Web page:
Kirsten Holz tells FOX 17 the 4th Amendment protects our bodies and the technology we use when it comes to unreasonable search and seizures

The Michigan Supreme Court is reviewing a case stemming from two lawsuits filed against the Grand Rapids Police Department and several of its officers on whether or not the practice of photographing and fingerprinting an individual during contact with the police when they are not carrying identification and no probable cause exists violates a person’s 4th Amendment rights.

As the Supreme Court heard arguments earlier this month, Levine & Levine Criminal Defense Attorney Kirsten Holz said to FOX 17: “The 4th Amendment protects all of us from unreasonable searches and seizures, and most people are familiar with that, in the context of their homes,” Holz told FOX 17 during her interview. “A lot of people don't realize that the 4th Amendment also protects us with regard to the technology we use, and with regard to our bodies.”

The two incidents resulting in the lawsuits that brought the case to the state Supreme Court occurred in 2011 and 2012.

In 2011, a GRPD officer stopped a 15-year-old boy who the officer claimed was looking into vehicles at an athletic club on the city's southeast side, according to FOX 17. A year later, GRPD Capt. VanderKooi stopped a 16-year-old boy who he said had passed off a toy train engine to another boy. VanderKooi later wrote that the exchange seemed suspicious, and that is why he made contact with the boy.

In both incidents, the boys were photographed and fingerprinted because they were not carrying identification.

GRPD's policies and procedures allow officers to do so, even when there is no probable cause to suspect the individual has recently been involved in criminal activity, when they are not carrying state-issued ID, FOX 17 reported.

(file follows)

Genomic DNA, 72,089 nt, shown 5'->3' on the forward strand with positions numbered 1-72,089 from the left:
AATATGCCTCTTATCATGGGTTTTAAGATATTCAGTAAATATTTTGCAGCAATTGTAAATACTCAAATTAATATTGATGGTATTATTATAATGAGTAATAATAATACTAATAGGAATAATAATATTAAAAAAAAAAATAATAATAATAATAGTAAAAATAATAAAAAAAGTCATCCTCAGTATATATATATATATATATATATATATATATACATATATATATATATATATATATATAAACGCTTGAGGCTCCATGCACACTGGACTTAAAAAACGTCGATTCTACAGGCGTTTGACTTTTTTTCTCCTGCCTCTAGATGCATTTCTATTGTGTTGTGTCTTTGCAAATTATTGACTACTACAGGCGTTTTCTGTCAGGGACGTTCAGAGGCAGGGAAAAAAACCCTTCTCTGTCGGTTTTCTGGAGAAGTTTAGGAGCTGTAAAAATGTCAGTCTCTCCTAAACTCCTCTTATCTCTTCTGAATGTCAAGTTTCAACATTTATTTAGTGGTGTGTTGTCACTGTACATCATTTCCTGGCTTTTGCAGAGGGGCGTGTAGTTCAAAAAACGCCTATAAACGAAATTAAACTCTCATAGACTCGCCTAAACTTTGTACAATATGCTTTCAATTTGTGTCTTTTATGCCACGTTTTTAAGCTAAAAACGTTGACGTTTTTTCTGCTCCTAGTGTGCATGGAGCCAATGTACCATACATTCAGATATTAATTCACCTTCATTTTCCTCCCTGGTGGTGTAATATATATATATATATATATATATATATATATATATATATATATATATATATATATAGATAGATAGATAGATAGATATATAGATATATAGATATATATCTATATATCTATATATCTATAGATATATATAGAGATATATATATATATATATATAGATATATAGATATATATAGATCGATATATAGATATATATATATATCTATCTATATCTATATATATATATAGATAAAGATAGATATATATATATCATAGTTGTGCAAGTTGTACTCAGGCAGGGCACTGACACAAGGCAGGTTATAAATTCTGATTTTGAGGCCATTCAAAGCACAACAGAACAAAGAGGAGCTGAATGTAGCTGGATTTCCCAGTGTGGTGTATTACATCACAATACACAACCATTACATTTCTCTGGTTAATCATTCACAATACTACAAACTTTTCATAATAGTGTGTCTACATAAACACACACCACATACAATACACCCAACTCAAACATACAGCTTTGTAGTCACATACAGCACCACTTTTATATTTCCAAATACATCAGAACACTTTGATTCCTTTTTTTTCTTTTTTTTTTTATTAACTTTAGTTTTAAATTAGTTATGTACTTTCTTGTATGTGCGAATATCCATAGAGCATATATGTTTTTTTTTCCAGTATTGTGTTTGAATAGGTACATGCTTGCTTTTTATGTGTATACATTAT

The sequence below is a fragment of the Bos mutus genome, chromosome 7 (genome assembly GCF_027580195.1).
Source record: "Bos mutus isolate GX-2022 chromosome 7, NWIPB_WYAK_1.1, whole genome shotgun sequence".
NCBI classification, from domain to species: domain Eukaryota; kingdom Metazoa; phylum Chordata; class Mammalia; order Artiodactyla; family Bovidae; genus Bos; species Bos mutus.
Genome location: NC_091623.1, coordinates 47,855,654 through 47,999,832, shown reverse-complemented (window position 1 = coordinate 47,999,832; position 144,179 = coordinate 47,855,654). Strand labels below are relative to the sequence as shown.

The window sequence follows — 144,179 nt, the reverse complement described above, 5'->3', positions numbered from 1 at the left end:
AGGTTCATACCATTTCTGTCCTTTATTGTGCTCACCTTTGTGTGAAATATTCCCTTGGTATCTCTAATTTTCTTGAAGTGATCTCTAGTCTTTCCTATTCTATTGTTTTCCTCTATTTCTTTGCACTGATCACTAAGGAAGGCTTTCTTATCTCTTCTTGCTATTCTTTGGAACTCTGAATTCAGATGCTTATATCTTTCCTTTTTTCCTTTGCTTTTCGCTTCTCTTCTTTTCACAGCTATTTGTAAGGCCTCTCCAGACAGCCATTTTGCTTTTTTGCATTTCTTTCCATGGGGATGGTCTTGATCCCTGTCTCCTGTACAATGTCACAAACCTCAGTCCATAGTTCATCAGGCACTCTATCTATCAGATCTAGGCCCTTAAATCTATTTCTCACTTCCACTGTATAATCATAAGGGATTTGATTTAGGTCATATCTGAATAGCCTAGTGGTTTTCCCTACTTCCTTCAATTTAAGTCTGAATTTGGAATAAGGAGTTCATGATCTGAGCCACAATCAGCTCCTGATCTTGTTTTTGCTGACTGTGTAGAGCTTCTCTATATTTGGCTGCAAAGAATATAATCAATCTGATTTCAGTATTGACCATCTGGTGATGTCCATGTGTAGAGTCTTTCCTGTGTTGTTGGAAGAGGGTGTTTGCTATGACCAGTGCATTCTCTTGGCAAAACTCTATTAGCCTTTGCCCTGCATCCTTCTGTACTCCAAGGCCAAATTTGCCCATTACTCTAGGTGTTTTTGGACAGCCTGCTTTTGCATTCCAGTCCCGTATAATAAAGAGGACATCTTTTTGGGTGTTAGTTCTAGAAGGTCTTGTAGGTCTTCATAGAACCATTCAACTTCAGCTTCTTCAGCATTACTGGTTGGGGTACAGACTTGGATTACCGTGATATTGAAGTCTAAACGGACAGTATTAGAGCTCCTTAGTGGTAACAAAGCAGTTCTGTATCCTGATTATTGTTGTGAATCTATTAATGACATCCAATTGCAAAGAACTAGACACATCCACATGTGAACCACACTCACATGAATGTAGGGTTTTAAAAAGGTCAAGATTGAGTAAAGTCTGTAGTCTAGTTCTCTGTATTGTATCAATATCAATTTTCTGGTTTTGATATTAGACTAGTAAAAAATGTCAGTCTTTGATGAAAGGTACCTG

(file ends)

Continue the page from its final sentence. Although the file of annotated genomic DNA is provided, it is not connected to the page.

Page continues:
Families of both boys ended up filing lawsuits against the police department, saying the interactions violated their rights.

A lower court previously heard the lawsuits and ruled in favor of the police department, but they were appealed, sent to Michigan's Court of Appeals, and are now in front of Michigan's State Supreme Court. No final decisions have been made by the Supreme Court, but when they do issue an opinion on this in the coming months, legal experts say the implications could be far reaching.

“I think it has much bigger implications than just how we interact with police officers,” Holz said. “The entire government — state government, county government, local governments, the federal government — all of those would be impacted, are impacted by cases like this.”

If the court finds that GRPD's policy of photographing and fingerprinting individuals without an ID goes against the 4th Amendment, they would theoretically not be able to collect evidence in that manner going forward, according to FOX 17.

“Many people think that these types of issues only apply to criminals, or people that are arrested, or people that get in trouble, and the reality is, it applies to every single one of us,” Holz said during her interview.

Dan Korobkin, legal director for ACLU Michigan, added: “The police were going around, taking people's fingerprints right on the side of the road, from people who weren't charged with any wrongdoing, and that's where we wanted to draw the line and say that is a violation of your right to privacy, and it's unconstitutional.

“Hopefully, it will... send a warning to law enforcement throughout the state, and to some extent throughout the country, that... personal biometric information, such as fingerprints, is private.”

Read the full story, here.

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